In Vino Veritas: Seeing Derivatives as They Are
I don’t normally propagate stuff I receive via the internet, but a banker friend sent me this little nugget about derivatives, those nasty financial instruments that caused so many problems in 2008. It’s probably been pinging around inboxes around the world by now, but if you haven’t seen it, it’s a treat:
A Lesson in Economics: Understanding ‘Derivatives.’
Heidi is the proprietor of a bar in Detroit .
She realises that virtually all of her customers are unemployed alcoholics and, as such, can no longer afford to patronise her bar. To solve this problem, she comes up with a new marketing plan that allows her customers to drink now, but pay later. Heidi keeps track of the drinks consumed on a ledger (thereby granting the customers loans).
Word gets around about Heidi’s “Drink now, pay later” marketing strategy and, as a result, increasing numbers of customers flood into Heidi’s bar. Soon she has the largest sales volume for any bar in Detroit. By providing her customers freedom from immediate payment demands, Heidi gets no resistance when, at regular intervals, she substantially increases her prices for wine and beer, the most consumed beverages. Consequently, Heidi’s gross sales volume increases massively.
A young and dynamic vice-president at the local bank recognises that these customer debts constitute valuable future assets and increases Heidi’s borrowing limit. He sees no reason for any undue concern because he has the debts of the unemployed alcoholics as collateral! At the bank’s corporate headquarters, expert traders figure a way to make huge commissions, and transform these customer loans into DRINKBONDS. These “Securities” then are bundled and traded on international securities markets.
Naive investors don’t really understand that the securities being sold to them as “AAA Secured Bonds” really are debts of unemployed alcoholics. Nevertheless, the bond prices continuously climb – and the securities soon become the hottest-selling items for some of the nation’s leading brokerage houses.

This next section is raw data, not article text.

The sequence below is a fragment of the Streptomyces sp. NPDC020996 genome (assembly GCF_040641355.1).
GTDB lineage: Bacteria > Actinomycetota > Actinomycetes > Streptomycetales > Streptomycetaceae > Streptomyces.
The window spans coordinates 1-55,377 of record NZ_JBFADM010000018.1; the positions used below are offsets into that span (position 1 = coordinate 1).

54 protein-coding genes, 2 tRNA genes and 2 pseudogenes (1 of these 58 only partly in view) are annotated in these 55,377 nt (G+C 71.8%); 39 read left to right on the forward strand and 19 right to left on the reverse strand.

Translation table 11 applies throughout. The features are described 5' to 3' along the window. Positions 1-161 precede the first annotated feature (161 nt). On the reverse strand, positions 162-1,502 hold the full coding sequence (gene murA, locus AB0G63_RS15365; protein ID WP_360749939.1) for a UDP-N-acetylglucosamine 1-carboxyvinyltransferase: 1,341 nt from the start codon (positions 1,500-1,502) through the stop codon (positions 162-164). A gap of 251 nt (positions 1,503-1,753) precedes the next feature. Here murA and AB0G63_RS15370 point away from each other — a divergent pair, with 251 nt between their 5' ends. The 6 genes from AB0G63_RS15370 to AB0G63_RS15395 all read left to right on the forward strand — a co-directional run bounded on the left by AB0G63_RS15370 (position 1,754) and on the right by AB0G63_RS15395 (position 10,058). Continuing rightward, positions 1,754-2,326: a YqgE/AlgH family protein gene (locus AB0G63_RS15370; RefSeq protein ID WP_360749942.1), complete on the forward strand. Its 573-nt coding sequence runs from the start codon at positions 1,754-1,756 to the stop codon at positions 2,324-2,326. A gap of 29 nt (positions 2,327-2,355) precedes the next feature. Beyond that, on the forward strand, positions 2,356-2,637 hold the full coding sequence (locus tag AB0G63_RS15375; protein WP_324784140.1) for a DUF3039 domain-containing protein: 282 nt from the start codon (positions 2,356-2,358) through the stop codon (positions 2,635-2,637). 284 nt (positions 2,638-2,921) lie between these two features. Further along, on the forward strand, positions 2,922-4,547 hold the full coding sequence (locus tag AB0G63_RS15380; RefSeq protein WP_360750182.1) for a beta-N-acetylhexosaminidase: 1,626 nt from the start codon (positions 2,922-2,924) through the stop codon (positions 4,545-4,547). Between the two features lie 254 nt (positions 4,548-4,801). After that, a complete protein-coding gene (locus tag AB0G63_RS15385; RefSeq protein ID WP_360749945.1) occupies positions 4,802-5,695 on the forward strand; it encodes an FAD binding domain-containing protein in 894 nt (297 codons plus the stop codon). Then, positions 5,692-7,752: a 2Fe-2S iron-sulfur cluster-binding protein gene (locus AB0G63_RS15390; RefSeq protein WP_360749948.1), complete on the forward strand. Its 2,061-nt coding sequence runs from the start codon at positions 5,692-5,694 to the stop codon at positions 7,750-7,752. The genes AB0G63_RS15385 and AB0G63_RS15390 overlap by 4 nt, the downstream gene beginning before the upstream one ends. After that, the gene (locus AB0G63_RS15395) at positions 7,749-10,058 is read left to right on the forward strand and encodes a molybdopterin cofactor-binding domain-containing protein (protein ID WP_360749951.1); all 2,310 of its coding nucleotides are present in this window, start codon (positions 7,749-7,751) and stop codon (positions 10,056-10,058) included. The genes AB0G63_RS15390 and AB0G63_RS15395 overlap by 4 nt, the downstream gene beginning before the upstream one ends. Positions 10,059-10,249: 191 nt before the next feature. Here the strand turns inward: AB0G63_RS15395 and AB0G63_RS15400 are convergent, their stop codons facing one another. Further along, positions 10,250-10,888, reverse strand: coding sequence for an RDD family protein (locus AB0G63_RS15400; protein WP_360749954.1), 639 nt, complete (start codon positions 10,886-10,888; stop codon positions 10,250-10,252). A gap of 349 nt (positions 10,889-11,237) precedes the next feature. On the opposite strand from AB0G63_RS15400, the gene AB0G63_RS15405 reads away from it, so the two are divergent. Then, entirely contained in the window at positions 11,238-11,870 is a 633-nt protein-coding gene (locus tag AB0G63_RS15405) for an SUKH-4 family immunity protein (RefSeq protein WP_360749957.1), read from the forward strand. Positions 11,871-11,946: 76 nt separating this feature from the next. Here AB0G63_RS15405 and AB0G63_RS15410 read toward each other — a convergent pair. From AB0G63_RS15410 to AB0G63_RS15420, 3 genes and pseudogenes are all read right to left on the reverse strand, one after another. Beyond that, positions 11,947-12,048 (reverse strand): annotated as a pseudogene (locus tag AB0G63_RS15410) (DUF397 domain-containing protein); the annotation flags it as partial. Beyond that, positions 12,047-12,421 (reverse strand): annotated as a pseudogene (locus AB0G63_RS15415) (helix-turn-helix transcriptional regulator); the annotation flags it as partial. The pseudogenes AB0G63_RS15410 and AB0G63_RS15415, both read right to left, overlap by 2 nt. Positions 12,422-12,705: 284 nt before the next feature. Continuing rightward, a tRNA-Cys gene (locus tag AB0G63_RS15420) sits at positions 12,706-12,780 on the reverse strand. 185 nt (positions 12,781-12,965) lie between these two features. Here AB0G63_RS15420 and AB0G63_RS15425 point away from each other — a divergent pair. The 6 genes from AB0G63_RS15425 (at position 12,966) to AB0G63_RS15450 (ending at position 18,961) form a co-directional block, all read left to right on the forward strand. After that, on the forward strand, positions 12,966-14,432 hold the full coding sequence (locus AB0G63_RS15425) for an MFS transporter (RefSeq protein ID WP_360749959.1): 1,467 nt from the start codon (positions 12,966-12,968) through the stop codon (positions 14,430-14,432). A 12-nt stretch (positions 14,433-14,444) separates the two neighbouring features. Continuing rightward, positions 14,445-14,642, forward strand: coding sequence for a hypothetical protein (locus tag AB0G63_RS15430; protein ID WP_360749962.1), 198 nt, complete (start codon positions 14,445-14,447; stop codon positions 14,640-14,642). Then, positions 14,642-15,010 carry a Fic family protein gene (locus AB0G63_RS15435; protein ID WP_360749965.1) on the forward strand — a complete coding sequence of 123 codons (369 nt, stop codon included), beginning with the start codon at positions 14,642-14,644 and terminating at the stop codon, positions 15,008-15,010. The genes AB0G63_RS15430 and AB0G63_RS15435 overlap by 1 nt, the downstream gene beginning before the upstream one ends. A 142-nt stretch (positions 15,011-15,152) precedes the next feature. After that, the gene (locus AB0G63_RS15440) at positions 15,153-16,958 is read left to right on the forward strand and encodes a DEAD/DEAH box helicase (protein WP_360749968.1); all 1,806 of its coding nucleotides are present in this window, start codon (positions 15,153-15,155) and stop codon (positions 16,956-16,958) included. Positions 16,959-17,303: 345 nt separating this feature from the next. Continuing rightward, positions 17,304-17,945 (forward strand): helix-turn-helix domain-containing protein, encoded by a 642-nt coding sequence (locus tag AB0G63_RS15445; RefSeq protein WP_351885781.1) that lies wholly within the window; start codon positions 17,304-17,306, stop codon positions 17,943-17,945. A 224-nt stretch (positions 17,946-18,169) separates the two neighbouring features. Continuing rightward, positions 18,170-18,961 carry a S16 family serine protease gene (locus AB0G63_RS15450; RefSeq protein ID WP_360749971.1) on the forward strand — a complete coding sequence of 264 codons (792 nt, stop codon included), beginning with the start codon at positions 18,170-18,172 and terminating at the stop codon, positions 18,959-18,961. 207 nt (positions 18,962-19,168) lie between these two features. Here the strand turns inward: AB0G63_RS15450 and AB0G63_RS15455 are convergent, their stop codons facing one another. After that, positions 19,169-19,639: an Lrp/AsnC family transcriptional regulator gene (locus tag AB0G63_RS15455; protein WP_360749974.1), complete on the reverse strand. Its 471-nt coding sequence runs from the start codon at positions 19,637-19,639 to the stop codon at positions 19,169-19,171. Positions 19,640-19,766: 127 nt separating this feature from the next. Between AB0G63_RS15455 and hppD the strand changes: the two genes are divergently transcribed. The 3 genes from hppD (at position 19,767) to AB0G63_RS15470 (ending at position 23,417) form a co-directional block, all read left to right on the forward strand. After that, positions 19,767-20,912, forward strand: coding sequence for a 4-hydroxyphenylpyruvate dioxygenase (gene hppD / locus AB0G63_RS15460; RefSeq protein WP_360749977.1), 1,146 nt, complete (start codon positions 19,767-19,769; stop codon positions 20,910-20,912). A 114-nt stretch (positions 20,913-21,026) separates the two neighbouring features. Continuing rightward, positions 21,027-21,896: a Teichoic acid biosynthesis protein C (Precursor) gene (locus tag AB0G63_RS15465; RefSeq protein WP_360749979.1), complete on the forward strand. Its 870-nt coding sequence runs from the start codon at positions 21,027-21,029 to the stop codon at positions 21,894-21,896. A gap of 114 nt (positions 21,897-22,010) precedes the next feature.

One day, even though the bond prices still are climbing, a risk manager at the original local bank decides that the time has come to demand payment on the debts incurred by the drinkers at Heidi’s bar. He so informs Heidi. Heidi then demands payment from her alcoholic patrons. But, being unemployed alcoholics — they cannot pay back their drinking debts. Since Heidi cannot fulfil her loan obligations she is forced into bankruptcy. The bar closes and Heidi’s 11 employees lose their jobs.
Overnight, DRINKBOND prices drop by 90%. The collapsed bond asset value destroys the bank’s liquidity and prevents it from issuing new loans, thus freezing credit and economic activity in the community.
The suppliers of Heidi’s bar had granted her generous payment extensions and had invested their firms’ pension funds in the BOND securities. They find they are now faced with having to write off her bad debt and with losing over 90% of the presumed value of the bonds. Her wine supplier also claims bankruptcy, closing the doors on a family business that had endured for three generations. Her beer supplier is taken over by a competitor, who immediately closes the local plant and lays off 150 workers.
Fortunately though, the bank, the brokerage houses and their respective executives are saved and bailed out by a multibillion dollar no-strings attached cash infusion from the government. The funds required for this bailout are obtained by new taxes levied on employed, middle-class, non-drinkers who have never been in Heidi’s bar.
Do you now understand?
I have no idea where this came from, but I suspect Detroit, which is the city most often quoted as the biggest casualty of the 2008 financial crisis. Still relevant today, I think.